Friday, July 9, 2021
Pu’uhonua O Hōnaunau National Historical Park
I headed South on the Big Island and my first stop was at Pu’uhonua O Hōnaunau National Historical Park. This historical site is the center of sacred royal grounds, and was located all outdoors giving visitors an up close look at authentic traditional Hawaiian culture and history. The Ki’i wooden images of the Hawiian gods surround the site including a great wall. There are several tide pools, fruit and nut trees, and royal fishing ponds at Pu’uhonua, a beautiful place of refuge for ancient, and now current residents of Hawai’i.
Where is the Southernmost Point in the U.S.A.?
Back in October 2020, I drove from the Northeast side of the U.S.A. in Maine, all the way down the East Coast to the Southeast in Key West, Florida, where they claim to have the Southernmost point in the Continental United States. They have a buoy landmark with some misleading information painted on, where tourists can snap their pictures. I questioned the accuracy of this spot but still had my photo snapped, and sure enough, the information is not correct. For one, there is another island (private) off the Keys that is further South than Key West. Secondly, The Big Island of Hawaii is located further South than the Florida Keys, officially making Nāʻālehu, HI, the Southernmost Point (Ka Lae) in America. Also incorrect on the buoy is the 90 miles, Cuba is actually 94 miles away from Key West. Maybe I should offer to repaint the correct information on the buoy, lol.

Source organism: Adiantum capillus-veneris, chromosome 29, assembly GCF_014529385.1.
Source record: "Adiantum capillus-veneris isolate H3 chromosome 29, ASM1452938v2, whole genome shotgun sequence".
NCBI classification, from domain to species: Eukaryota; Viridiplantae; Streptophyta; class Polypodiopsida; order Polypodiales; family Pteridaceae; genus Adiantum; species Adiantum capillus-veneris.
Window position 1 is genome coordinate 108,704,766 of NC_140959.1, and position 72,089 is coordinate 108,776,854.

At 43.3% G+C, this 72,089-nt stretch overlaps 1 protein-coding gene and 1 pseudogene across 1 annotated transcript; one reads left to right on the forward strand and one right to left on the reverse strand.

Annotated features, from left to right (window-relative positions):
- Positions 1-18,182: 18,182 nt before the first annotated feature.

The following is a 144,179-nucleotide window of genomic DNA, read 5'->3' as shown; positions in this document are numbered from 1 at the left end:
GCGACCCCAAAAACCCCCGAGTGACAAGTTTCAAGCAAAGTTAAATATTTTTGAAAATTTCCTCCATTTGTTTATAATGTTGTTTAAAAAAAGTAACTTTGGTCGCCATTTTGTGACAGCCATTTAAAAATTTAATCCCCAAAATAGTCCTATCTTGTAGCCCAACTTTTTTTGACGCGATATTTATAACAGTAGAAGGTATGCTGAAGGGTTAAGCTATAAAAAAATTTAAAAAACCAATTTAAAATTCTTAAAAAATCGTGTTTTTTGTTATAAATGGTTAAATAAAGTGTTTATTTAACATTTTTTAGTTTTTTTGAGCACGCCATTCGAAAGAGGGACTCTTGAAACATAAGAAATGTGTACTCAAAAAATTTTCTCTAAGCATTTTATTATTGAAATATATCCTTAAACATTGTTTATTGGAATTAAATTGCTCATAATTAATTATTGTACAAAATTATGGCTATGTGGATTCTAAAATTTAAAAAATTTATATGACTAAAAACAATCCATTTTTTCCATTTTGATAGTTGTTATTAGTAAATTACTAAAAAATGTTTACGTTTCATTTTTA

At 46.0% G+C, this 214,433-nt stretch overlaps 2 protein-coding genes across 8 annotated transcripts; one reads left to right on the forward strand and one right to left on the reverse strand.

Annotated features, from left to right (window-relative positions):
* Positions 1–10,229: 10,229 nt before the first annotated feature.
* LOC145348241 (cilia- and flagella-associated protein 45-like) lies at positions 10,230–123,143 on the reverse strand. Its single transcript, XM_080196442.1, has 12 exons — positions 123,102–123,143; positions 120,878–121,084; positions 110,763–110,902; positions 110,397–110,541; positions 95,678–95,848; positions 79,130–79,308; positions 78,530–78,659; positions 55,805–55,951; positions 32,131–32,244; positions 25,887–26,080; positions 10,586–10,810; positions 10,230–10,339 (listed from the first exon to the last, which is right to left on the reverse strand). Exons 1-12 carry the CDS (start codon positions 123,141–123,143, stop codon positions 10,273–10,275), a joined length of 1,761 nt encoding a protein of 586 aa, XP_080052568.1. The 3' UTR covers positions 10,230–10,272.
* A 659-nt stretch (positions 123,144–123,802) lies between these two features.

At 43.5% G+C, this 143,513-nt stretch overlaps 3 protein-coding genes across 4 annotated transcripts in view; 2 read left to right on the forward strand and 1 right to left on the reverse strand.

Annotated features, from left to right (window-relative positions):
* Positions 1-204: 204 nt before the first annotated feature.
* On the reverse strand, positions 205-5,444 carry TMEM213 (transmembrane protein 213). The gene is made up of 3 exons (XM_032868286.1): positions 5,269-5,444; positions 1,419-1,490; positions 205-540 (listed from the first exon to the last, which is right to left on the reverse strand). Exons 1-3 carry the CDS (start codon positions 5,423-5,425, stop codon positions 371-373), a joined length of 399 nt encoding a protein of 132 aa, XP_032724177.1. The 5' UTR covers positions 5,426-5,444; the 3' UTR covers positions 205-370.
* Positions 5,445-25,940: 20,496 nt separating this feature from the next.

South Point (Ka Lae) Heiau, HI
From the main Hawaii Belt Road, it is a 12 mile drive to the south point (ka lae) in Nāʻālehu, HI. This area has pretty flat farmland, yet the coastline mostly has high lava rock seashores with a couple beaches accessible only by walking long distances, or using four-wheel-drive and all terrain vehicles. People were fishing from the rocky shore, but there was no swimming because the waves were too big and the undertow was too strong. I looked for a touristy buoy like the one in Florida, but found a rock wall with a sign that read, Kalalea Heiau, which I found out was an ancient fishing shrine to the Hawaiian Gods, much neater and more respectable than an incorrect tourist trap. I took a selfie with my cap that just happened to be a little patriotic-looking. This place had me awestruck as the giant waves came crashing down on the black lava rock beaches. That was until a local told me of another place not too far that had a green sand beach.
Papakōlea Green Sand Beach
Mahana Beach in Hawaii, has one of four green sand beaches in the world, and I was determined to make that a part of my Jaime in Hawaii in July adventure. I have already witnessed some of Hawaii’s best beaches that are black, brown, tan, and white, but a green sand beach was something I definitely had to experience. Some locals told me that just past the Southernmost Point is a family-owned business who operate 4WD vehicles to take people to the green sand beach located just about three miles in on extremely bumpy terrain. Some people can hike there (about an hour one way) and get a ride back (about 20 minutes) or vica versa. I chose a roundtrip adventure in the back of a pickup truck with nine other people which cost $20/person. That was the best $20 I spent all week on the Big Island! The ride to the green sand beach and back was rough, but the views and experience was well worth all of it.
Thank you for reading and viewing,
Dr. Jaime Brainerd, Ed.D.